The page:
He also picked up a bad case of gold fever.

See how much more immediate that reads? (Note also that Creole should be capitalized.)

The rumors spoke of a place downriver that glittered with bright golden flakes. The location was achingly remote. But Lucas and a dozen others had gone in and reached the place, panning the sandbars from sunrise to sunset.

Note the strikethrough, getting rid of had again.

I touched up the following:

Eventually the stores of beans and tinned meat ran low. Lots were drawn, so the three least lucky were sent off to forage for bush meat. Pickings had been [were] sparse. Then Maikel had climbed a tree and spotted them with his binoculars—a group of dead peccaries lying like tusked gray stones in the clearing up ahead.

We have a POV issue again. Who would describe these pigs as tusked gray stones? Certainly not Lucas, because he hasn’t seen them. And would Maikel describe them this way? I think not. This is one of those instances where “kill your darlings” applies. Please note that I like the description. It just doesn’t fit here.

Maikel froze. He pointed up ahead, his index finger quivering in disbelief.

A POV bump again. Only Maikel would know why his finger is quivering. But the main thing is we don’t need the modifier to prop up his index finger quivering. That is great images, so tighter writing keeps it from being diluted with unnecessary verbiage.

“What you doing?” Imro hissed. “Stop playin’ at sticks, or I’ll–”

I find hissed to be another speed bump. Outside of Kaa in The Jungle Book, who ever hisses anything?

“The pigs…” Maikel gasped. “They gone.”

It’s always the better choice, in my view, to let the dialogue itself and the surrounding action do the work, making the extraordinary attribution unnecessary:

“The pigs…They gone.”

We know from the exchange that Maikel is the one speaking, and the ellipses indicate the gasp. Tight!

Just one more thing. I’m not wild about the title. It’s hard to pronounce. How many people know what a scythe is anymore? Or that it is associated with The Grim Reaper? The author says this a “pandemic medical thriller.” Maybe there’s a one-word title somewhere out there, like Outbreak (the Dustin Hoffman movie based on The Hot Zone). But do some more thinking on this. Come up with several titles and test them on your friends.

Again, I like the potential here. With a bit of trimming, this is one where I’d definitely turn to page two!

We now turn matters over to the comments. Good luck, author!

12+

8 thoughts on “Write Tight

  1. I, too, think this has a lot of potential. When my husband was offered a diplomatic post in Surinam, I researched it and found it mysterious and wild. And said…”We are not taking our kids there.” Still, I’m eager to read about it.

    I would like to see this sentence moved up to the opening line: Rumors spoke of a place downriver that glittered with bright golden flakes.

    This gives me a setting, a motive, an emotion (greed or daring or fear of rumors), and a forward momentum: moving down river.

  2. I concur with the suggestions. Adding to the issue of title, when I got to the end of the blog post I was surprised it was supposed to be a medical thriller because the title is very generic (I’m sure most of us slap on a working title until we get around to fine tuning). But if I look on a shelf and see the title “The Reaper’s Scythe”, my brain instantly goes “Oh. Horror book. Not my style of reading. Move on to something else.”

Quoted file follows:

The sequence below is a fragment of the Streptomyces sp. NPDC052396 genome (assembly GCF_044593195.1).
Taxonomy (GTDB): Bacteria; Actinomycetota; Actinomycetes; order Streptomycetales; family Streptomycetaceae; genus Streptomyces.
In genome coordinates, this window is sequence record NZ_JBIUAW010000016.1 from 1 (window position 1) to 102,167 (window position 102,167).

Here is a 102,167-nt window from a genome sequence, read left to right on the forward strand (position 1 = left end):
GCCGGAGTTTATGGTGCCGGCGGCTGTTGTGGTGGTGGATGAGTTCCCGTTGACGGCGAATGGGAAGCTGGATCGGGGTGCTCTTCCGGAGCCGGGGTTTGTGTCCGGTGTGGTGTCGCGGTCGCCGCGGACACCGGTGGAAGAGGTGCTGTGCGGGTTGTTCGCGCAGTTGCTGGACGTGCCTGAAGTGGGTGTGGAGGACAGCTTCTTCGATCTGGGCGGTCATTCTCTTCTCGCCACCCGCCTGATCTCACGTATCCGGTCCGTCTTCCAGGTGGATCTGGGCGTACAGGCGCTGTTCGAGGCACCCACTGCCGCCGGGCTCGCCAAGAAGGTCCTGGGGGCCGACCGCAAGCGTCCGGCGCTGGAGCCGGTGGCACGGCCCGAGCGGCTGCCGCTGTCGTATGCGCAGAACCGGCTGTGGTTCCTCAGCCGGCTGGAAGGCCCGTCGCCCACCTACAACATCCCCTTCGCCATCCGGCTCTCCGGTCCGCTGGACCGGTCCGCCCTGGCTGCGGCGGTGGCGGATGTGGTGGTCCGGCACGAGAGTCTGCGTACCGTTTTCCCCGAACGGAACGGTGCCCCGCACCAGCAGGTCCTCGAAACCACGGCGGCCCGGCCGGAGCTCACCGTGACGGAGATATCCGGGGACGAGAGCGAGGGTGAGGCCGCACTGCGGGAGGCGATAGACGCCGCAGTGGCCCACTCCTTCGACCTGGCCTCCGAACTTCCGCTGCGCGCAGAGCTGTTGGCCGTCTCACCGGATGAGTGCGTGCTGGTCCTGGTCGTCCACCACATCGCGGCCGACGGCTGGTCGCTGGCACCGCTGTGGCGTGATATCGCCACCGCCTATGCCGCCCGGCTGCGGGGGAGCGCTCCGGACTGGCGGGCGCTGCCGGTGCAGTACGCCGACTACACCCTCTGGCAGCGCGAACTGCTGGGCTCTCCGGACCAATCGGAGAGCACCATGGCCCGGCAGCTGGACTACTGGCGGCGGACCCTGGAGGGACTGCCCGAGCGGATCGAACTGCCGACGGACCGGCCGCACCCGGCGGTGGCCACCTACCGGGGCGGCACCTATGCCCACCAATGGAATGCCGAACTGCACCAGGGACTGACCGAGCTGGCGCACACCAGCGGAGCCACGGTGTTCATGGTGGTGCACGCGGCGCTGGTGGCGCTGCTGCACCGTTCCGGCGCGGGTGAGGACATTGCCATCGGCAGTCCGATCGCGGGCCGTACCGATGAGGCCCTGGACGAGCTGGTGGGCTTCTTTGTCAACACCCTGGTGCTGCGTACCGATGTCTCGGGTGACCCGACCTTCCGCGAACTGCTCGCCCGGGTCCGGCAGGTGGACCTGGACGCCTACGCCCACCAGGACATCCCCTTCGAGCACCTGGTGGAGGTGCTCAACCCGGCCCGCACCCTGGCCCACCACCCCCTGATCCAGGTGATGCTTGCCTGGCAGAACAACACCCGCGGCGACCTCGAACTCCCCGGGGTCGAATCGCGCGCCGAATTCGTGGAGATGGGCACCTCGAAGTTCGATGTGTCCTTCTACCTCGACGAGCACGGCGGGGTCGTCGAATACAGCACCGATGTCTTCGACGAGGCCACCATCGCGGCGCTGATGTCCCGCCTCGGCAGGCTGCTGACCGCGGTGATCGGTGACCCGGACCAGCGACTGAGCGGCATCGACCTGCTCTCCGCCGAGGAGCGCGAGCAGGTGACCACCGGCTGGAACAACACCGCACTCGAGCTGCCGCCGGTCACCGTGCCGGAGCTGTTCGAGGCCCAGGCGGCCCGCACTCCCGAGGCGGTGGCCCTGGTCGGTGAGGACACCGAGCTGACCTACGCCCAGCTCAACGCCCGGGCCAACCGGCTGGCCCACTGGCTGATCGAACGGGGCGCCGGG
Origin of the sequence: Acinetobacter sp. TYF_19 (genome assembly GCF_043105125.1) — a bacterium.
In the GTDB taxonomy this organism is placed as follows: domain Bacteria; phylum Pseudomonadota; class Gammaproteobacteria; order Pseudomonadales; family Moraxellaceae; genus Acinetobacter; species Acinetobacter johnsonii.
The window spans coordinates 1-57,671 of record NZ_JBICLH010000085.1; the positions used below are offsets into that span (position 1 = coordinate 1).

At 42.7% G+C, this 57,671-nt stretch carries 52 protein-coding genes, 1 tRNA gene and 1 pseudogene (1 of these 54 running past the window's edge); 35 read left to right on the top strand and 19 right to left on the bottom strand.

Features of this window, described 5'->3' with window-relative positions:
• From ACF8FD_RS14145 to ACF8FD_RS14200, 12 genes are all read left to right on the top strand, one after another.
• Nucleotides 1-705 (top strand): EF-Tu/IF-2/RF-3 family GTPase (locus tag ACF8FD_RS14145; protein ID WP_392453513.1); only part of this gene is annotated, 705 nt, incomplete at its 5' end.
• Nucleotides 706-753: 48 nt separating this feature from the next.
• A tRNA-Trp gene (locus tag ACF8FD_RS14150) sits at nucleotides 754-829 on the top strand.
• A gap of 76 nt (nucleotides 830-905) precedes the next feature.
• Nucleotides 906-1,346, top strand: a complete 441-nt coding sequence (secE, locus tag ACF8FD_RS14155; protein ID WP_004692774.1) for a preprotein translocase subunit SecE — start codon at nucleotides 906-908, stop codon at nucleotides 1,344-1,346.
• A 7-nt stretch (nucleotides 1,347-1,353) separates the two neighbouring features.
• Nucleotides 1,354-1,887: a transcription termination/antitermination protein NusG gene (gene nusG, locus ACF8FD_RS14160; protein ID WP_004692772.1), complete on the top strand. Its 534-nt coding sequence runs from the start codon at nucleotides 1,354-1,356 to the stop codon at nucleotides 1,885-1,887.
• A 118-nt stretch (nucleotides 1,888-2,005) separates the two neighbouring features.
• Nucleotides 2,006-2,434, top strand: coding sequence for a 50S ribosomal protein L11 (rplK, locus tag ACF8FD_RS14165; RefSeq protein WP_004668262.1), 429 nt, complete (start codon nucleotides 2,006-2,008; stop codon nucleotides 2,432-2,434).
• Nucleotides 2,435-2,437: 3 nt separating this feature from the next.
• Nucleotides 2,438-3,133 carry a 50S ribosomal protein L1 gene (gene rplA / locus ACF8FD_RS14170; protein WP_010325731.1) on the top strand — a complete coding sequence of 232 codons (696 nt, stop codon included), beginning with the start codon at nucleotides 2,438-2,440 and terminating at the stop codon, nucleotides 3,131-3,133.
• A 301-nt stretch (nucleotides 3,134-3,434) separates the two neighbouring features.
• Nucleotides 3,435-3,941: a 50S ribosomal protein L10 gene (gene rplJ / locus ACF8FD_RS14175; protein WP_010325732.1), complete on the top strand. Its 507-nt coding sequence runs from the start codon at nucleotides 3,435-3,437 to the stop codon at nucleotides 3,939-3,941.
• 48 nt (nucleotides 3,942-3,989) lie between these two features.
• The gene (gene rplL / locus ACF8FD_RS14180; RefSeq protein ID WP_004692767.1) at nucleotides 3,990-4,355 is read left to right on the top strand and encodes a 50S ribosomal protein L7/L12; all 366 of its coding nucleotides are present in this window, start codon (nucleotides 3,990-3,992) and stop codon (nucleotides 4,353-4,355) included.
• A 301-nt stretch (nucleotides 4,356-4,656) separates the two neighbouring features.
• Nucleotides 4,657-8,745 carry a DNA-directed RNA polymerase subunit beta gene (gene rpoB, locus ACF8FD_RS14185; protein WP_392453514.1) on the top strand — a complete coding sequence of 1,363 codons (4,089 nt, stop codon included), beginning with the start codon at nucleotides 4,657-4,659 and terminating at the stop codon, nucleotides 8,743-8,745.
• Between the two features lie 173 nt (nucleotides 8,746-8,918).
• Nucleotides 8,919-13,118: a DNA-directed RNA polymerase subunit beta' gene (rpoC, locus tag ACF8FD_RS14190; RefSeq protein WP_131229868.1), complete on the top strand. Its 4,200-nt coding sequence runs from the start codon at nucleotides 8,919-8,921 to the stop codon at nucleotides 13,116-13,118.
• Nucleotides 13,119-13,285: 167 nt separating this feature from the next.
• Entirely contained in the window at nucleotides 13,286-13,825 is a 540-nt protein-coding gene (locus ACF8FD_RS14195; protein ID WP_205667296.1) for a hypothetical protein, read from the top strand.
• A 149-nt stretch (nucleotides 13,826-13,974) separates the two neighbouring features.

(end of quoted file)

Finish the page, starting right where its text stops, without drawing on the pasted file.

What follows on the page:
3. Thanks for letting us take a look at your opening, Brave Author. I enjoyed it, but I am surprised that this is a medical thriller and not a creature feature. The line about “something” killing the pigs, and later how their corpses suddenly disappear, made me think this is a horror novel about jungle creatures.

    Unless you meant zombie-virus thriller.:-)

    This is my favorite line: “Worse, the rain forest made sure that every free scrap of flesh, skin or bone got recycled by a thousand tiny mouths.” Makes the setting real (and makes my skin itch thinking about it).

    I thought JSB gave you an excellent critique. In fact, the verbosity that he pointed out was what tripped me up when I read it. But I like the opening overall. With a few tweaks on the rewrite, I’d certainly turn the page for more.

    Good luck on your continued writing journey, Brave Author.

  4. JSB, your suggestions are sound. Man, I’m excited. This is as good a First Pager as I’ve read on the Kill Zone and I’ve been following this blog for years. I wish I would know when it’s published. I WANT TO READ THIS BOOK!

  5. Hello, this is the Brave Author who submitted this piece. Just wanted to say ‘thank you’ to all the commenters, I will be taking all of your suggestions into account. You made my day, Peter Constantine. 🙂

    Also, what a privilege to have my work looked over by grandmaster James Scott Bell! Mr. Bell, around 10+ years ago, I had the good fortune to chat with you and attend one of your seminars at the LA BEA. Your advice strongly influenced my writing, and because of Killzoneblog.com it continues to do so. Once again, thank you sir.

    Best,

    Brave Author

    • Well, thank you for those kind words, Brave (Peter). I’m always touched to hear that I’ve helped a fellow writer. Your strong story sense is obvious…that’s what can’t be taught, so I’m confident of good things to come. Keep writing!

  6. Ooh, I really enjoyed this first page. Well done, Anon! Excellent critique on writing tight, Jim.

    Like Priscilla, I loved this line: “Worse, the rain forest made sure that every free scrap of flesh, skin or bone got recycled by a thousand tiny mouths.” Fantastic way to drop us in the scene!